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Tips for preventing and treating eyebrow acne

These pimples can be extremely frustrating! Luckily, there are steps you can take to keep them at bay.

Curology Team Avatar
by Curology Team
Updated on Jul 7, 2023 • 8 min read
Medically reviewed by Meredith Hartle, DO
Clear skin between eyebrows
Curology Team Avatar
by Curology Team
Updated on Jul 7, 2023 • 8 min read
Medically reviewed by Meredith Hartle, DO
We’re here to share what we know — but don’t take it as medical advice. Talk to your medical provider if you have questions.

Summary

Your face is tightly packed with oil-producing glands, especially in and around your eyebrows. When excess oil (sebum) and dead skin cells clog up your pores, this can lead to breakouts—most likely, to your immense frustration. 

Acne—and eyebrow acne—isn’t uncommon. And the good news is, there are ways to help prevent it and treat it if it does happen. Here, we’ll dive into the causes of acne between your eyebrows and what you can do to enjoy healthier and clearer skin. 

Why do I have acne between my eyebrows?

If you’re suffering from a breakout, you’re not alone. In America, up to 50 million cases of acne are reported annually.¹ Additionally, acne affects approximately 85% of adolescents and young adults.²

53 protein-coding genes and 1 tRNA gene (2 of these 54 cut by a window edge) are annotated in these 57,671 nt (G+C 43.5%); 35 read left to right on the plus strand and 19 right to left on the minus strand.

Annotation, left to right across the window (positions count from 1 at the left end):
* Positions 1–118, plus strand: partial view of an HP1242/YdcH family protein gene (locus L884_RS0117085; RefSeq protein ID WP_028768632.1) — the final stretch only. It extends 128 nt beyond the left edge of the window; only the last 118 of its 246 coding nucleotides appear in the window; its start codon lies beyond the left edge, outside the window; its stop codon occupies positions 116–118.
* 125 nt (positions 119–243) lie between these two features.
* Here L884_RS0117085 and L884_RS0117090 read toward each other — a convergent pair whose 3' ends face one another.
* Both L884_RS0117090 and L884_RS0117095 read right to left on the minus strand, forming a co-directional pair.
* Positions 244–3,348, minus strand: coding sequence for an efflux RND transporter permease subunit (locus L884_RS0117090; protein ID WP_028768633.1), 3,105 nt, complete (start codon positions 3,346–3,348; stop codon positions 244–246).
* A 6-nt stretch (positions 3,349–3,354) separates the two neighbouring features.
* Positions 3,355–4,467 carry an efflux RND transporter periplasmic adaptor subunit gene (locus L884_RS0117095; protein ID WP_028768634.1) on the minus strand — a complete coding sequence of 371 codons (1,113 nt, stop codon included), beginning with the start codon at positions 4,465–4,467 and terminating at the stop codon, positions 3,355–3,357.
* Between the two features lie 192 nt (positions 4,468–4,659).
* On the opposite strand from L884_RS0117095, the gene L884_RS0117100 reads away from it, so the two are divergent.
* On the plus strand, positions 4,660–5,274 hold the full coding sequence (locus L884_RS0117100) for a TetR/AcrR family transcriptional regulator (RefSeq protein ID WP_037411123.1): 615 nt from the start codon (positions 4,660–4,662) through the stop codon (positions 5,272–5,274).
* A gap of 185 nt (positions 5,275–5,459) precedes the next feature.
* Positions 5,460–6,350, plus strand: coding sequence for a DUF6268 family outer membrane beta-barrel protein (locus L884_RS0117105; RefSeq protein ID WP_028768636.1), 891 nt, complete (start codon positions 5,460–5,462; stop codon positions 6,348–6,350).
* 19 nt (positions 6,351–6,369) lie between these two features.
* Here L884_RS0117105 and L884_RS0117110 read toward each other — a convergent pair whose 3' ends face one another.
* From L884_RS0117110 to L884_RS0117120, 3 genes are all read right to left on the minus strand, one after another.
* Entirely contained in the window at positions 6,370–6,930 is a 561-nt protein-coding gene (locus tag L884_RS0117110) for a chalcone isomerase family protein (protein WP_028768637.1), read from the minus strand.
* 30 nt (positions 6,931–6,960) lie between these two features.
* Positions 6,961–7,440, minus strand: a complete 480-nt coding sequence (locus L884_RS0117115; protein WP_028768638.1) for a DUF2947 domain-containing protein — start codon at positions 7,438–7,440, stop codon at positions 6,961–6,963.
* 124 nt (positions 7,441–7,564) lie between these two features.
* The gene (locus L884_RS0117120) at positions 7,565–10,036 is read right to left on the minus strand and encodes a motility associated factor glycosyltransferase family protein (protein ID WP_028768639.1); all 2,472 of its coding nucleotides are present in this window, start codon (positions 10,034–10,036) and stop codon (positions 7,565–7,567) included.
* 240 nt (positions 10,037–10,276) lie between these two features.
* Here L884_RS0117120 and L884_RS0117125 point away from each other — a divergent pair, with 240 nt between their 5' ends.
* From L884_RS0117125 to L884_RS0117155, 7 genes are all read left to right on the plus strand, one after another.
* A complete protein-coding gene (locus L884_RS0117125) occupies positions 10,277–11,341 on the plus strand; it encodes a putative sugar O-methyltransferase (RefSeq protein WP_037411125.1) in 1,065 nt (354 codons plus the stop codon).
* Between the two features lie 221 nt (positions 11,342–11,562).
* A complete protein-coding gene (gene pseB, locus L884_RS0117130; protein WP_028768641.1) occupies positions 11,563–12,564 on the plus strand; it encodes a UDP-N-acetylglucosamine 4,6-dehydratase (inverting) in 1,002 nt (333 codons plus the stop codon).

You develop a pimple between your eyebrows when a combination of dead skin cells and sebum blocks your hair follicles in the area. Sebum naturally occurs on your skin and can help keep your skin hydrated. However, in some cases, your sebaceous glands may become hyperactive and trigger the overproduction of sebum, leading to clogged pores and acne.³ 

Other causes for eyebrow acne include:⁴

  • Using hair or skin products that clog your pores.

  • Taking certain medications (such as steroids).

  • Hormonal disorders (such as polycystic ovarian syndrome).

Your diet may also contribute to acne. Research shows that a western diet can contribute to causing acne because it often consists of foods with a high glycemic index, such as dairy products, sugary treats, and simple carbohydrates.⁵ 

One study found that reducing the consumption of foods with a high glycemic load improved the symptoms of acne, and reduced the rate of sebum excretion in young male patients.⁶

Types of acne between the eyebrows

Acne can be categorized as non-inflammatory acne (whiteheads and blackheads) or inflammatory acne (papules, pustules, or cysts). Let’s take a closer look at both so you know how to identify them.

Non-inflammatory acne: whiteheads and blackheads

If you have closed comedones, more commonly known as whiteheads, then you will notice a white bump whose contents remain below your skin. Blackheads can be identified by their dark color, which is due to a “plug” at the opening of a pore. This plug is made of dead skin cells and sebum (aka oil) as they exit the pore. The contents of the plug react with oxygen in the air and turn black through a chemical reaction called oxidation.